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The First Growths vs. the Rest: Is the Fine Wine Market on a Knife Edge?

2016 was a phenomenally volatile year with seismic shifts in the socio-political spheres; this characteristic also held true for the fine wine market. An event (Brexit) prompted a remarkable comeback in the fine wine market whereby prices grew robustly and consumer and supplier confidence improved. However, are we now witnessing a downturn in the market and are the wine price increases that we have experienced since July 2016 coming to an end?

Smaller gains, and market slowdown 

The below graph perfectly depicts the huge and sudden price increase in July 2016, though it also simultaneously paints the price spike as an anomaly. The good news is that since July 2016, the fine wine market has seen price increases occur month-on-month; however, the market has experienced smaller and smaller price increases since. Though when we focus on First Growth Bordeaux in relation to the market, we start to notice some telling information.

first growth price performance vs market graph

What we can see is the fine wine market severely slowing down in December 2016 with only the First Growths (i.e., Lafite, Mouton, Latour, Margaux, Haut-Brion and D’Yquem) and the Liv-Ex 100 Index (i.e., the Top 100 wines worldwide) achieving 2.67% and 1.35%, thus returning to above average price growth (1.26%). Whereas, the Liv-Ex 500 Index and Liv-Ex 1000 Index went from an above average price growth in December (1.03% and 1.02%) to below average price growth in January 2017 (0.68% and 0.33%), indicating a declination in price growth.

In January 2017, prices significantly improved for a very concentrated pool of wines, with First Growths being the best performing wines in terms of month-on-month price growth. January’s price increase was largely fuelled by the, albeit disappointing, Chinese New Year and would have skewed the price growth rates.

Market risk and potential downturn

Though it may come across as positive that there is still growth present in the market as a whole, and it well and truly is, however, it can be countered with the fact that January 2017’s price growth was 70% less than July’s! This leaves one to wonder whether February will see similar downward price growth – February will be telling.

In sum, the highs of July 2016 were an anomaly, regardless of how impressive, and those highs have not yet been seen again since. Although prices do not conclusively look as though they have started to decrease and regress, it does appear as though prices are increasing at a more sustainable rate and have hit a maximum price increase that the market can ‘stomach’. However, the worrying element is that the market as a whole is showing potential signs of weakness, and this is what we’re witnessing from the Liv-Ex 500 and the Liv-Ex 1000 indices.

Wines that sit outside the First Growths and the Top 100 wines are seeing price increases and price growth come down, while wines that sit inside the aforementioned categories are seeing the bulk of the growth. This factor does not fuel confidence for the long-term sustainability of the fine wine market as a whole, should this trend continue. In fact, this screams of an extremely concentrated market wherein the performance of the entire wine market is hugely dependent and over-reliant on a small pool of top wines which are considered as the crème de la crème, signalling a high level of market risk.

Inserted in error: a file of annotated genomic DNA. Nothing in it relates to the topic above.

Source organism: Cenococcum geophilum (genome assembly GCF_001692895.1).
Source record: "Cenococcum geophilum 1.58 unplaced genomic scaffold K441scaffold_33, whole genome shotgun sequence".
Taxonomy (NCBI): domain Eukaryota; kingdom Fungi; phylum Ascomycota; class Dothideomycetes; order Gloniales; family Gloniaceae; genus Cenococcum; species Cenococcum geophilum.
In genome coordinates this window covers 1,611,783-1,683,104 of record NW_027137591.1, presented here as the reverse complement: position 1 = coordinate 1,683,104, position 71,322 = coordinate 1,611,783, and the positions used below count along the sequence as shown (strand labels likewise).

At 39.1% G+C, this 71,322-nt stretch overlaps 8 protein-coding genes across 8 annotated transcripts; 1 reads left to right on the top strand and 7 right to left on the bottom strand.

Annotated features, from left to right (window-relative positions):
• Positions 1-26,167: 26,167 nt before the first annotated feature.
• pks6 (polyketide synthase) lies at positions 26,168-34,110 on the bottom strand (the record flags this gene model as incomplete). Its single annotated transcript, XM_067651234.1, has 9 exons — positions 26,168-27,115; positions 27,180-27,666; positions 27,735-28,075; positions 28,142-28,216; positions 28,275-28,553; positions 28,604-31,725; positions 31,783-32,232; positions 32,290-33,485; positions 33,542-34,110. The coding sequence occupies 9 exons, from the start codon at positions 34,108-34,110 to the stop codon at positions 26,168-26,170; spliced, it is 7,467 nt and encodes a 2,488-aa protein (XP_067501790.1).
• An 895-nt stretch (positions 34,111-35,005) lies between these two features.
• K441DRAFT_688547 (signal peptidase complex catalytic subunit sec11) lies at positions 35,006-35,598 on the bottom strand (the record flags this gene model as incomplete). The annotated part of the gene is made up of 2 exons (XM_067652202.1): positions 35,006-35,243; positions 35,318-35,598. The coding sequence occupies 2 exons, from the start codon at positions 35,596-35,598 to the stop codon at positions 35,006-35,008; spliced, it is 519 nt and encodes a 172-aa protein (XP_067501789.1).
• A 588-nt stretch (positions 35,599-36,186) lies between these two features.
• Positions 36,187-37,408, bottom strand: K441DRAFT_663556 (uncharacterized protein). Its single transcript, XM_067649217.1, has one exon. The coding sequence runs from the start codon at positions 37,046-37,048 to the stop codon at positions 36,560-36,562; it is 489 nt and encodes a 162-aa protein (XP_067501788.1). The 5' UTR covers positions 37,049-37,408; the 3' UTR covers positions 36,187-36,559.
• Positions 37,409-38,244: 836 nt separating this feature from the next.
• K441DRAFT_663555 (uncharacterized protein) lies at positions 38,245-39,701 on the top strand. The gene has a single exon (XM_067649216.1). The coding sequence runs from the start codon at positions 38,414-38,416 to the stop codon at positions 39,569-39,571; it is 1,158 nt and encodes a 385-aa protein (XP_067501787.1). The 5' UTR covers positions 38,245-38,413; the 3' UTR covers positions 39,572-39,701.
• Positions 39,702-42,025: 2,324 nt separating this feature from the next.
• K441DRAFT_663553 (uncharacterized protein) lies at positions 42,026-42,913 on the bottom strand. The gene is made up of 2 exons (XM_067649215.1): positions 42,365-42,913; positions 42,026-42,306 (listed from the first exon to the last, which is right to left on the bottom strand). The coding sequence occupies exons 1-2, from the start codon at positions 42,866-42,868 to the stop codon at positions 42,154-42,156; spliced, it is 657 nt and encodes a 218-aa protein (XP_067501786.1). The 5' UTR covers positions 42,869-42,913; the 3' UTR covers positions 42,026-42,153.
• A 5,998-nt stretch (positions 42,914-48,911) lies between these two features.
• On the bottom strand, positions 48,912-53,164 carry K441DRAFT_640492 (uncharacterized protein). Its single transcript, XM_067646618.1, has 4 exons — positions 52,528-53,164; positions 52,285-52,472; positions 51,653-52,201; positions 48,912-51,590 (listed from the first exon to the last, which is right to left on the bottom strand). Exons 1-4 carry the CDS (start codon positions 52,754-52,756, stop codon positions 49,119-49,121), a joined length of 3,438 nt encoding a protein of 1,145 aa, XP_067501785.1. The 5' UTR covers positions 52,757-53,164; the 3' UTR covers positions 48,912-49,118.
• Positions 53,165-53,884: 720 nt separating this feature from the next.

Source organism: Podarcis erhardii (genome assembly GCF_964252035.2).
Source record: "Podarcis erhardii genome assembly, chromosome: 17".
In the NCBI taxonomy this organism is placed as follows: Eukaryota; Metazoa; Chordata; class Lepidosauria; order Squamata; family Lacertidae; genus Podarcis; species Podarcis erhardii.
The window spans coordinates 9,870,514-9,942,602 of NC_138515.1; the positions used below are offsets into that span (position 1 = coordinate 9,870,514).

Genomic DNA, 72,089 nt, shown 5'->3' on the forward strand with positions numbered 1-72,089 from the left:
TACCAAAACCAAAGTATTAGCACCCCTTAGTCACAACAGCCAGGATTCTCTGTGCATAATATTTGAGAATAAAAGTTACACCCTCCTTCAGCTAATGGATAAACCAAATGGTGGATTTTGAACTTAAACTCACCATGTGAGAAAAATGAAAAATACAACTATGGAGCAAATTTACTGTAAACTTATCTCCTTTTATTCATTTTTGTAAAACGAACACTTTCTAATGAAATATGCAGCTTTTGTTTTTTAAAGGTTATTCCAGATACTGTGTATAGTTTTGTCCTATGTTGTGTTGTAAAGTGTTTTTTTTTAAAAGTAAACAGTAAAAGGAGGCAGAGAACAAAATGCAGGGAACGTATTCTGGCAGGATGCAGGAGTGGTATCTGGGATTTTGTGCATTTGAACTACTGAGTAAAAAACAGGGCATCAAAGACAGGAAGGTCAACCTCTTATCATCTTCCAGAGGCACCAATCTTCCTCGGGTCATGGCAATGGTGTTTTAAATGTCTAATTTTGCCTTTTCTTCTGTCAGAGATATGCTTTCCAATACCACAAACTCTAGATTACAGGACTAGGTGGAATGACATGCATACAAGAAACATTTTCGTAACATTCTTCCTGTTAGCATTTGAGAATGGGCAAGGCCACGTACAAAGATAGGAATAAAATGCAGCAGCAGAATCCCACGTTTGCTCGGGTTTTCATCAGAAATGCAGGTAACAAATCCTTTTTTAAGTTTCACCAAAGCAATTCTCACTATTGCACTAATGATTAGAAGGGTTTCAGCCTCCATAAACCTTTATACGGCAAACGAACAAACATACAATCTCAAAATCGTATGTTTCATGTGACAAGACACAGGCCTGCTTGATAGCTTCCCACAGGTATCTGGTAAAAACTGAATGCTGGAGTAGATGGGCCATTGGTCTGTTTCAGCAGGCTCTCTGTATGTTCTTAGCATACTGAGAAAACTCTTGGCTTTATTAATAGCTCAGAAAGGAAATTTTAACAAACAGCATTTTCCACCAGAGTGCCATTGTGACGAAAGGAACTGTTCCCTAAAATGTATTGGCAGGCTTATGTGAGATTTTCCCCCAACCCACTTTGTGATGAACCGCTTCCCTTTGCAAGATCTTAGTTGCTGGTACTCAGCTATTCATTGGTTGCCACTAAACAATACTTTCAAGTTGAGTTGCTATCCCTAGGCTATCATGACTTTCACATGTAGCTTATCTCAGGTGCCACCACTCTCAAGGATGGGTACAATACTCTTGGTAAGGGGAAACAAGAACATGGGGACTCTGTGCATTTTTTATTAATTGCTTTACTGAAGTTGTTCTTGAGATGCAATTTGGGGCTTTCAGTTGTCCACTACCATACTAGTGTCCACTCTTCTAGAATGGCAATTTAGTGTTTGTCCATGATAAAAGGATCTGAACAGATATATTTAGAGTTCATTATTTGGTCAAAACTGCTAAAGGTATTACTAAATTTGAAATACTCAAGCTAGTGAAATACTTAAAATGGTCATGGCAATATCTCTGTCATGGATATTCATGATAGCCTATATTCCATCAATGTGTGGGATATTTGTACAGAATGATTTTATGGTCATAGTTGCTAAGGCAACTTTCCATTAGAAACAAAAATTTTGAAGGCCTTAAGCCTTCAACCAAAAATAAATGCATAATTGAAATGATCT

So, are we witnessing a downturn in the fine wine market? No, not yet, but there are early signs that flag up this possibility. Are the price increases that we’ve seen since July 2016 coming to an end? In short, yes; the tide is turning for the market as a whole and price increases seem to be coming down, though this does not hold true for the Top 100 & First Growths, which are still witnessing further growth. However, there is uncertainty about how impactful the Chinese New Year was on the market – in regards to the size of the price increases – and as a result, time will tell – we should look to February for further clarity as to whether January was also an anomaly.

So, what should we do?

Buy, hold and/or sell wine? The classic conundrum. I see this as the perfect opportunity to re-evaluate your wine portfolio and devise a strategy wherein you perform a combination of buying, holding and selling wine. Our online Wine Valuation tool will guide you on your wine portfolio’s overall value, and how much each individual wine is worth. However, if you are an investor with long-term wine investment horizons, then get in touch as we are offering clients with investment grade wine stock a monthly analysis and valuation of their portfolio, completely free of charge. This report will arm you with the performance information required, enabling you to make an informed decision on your wine portfolio. On a side note, some are – and many others should be – aware of the time factor when making decisions – the longer you wait, the greater the risk.

About the Author

Burhaan joined JF Tobias in August 2016 and is our  Data & Systems Analyst – with his professional interests being big data and information systems. Prior to his current role, Burhaan filled several positions in Investment Banks, working in analytical capacities within regulatory environments. Graduating from Economics in 2014, Burhaan holds interests in philosophy, sociology and political economy. Besides work and academia, Burhaan enjoys sport, predominantly amateur boxing, rock climbing and swimming.

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  • A Guide to…Wine Tasting

    A wine tasting is one of those events that either fill people with joy or dread… or perhaps a healthy alternation between the two for trade-folk. Joyous or quaking with fear, it is undeniable there feels like a lot of social pressure around a event that essentially allows us to try something we like, or indeed might like.